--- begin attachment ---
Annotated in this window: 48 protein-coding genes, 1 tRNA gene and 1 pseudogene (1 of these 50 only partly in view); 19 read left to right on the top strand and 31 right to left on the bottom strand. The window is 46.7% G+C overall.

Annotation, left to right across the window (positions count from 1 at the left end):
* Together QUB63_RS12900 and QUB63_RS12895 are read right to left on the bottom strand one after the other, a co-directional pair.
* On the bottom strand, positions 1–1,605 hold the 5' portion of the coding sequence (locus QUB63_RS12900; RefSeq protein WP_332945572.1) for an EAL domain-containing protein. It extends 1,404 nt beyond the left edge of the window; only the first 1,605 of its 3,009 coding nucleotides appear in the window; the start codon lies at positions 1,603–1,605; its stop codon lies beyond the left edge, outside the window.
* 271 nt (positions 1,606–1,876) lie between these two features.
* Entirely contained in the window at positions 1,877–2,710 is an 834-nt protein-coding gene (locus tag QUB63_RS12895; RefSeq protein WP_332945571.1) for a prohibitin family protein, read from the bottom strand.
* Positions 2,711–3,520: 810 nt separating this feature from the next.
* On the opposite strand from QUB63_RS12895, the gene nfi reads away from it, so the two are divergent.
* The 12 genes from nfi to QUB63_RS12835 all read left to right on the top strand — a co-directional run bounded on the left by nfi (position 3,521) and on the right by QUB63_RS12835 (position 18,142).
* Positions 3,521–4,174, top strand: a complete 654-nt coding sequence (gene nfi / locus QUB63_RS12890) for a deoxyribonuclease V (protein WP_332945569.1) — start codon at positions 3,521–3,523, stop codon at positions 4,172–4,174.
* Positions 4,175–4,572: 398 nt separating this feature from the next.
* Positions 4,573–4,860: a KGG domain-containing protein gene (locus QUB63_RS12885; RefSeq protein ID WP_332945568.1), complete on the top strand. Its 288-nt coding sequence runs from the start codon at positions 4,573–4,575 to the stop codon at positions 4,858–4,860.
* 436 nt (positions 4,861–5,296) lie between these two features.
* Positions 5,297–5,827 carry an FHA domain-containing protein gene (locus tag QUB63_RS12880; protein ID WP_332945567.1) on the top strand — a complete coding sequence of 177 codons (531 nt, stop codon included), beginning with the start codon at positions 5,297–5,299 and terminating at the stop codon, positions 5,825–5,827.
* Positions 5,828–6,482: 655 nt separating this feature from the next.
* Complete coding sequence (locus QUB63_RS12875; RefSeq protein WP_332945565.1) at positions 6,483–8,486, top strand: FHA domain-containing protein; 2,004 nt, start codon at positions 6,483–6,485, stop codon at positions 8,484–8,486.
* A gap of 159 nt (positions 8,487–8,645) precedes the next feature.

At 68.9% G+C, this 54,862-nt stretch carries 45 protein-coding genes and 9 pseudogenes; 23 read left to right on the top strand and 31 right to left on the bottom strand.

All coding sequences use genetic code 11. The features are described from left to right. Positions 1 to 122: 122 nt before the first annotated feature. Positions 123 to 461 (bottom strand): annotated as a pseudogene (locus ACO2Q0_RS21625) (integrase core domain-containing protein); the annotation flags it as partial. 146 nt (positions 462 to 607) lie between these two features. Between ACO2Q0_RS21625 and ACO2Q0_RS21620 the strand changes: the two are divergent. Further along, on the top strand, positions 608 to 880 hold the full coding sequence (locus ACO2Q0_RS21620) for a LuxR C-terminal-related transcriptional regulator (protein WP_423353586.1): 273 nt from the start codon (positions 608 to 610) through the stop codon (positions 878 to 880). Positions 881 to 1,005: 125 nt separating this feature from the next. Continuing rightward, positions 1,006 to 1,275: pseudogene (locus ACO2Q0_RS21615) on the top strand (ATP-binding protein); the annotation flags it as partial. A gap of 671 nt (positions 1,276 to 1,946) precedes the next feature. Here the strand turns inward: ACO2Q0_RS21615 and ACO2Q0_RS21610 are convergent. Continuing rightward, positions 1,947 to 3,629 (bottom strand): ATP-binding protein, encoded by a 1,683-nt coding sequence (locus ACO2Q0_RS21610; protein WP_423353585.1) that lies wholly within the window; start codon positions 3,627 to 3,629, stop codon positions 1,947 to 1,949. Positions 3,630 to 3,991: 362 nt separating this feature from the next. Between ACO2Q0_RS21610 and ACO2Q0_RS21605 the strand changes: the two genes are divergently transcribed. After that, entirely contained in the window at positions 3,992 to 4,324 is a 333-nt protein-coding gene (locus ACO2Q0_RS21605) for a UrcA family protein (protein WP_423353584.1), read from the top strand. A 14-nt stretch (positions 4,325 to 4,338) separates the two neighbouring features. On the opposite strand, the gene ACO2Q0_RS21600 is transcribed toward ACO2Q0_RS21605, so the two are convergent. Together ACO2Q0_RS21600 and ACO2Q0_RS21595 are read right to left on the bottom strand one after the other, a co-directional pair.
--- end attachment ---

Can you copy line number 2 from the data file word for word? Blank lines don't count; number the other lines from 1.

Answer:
Annotation, left to right across the window (positions count from 1 at the left end):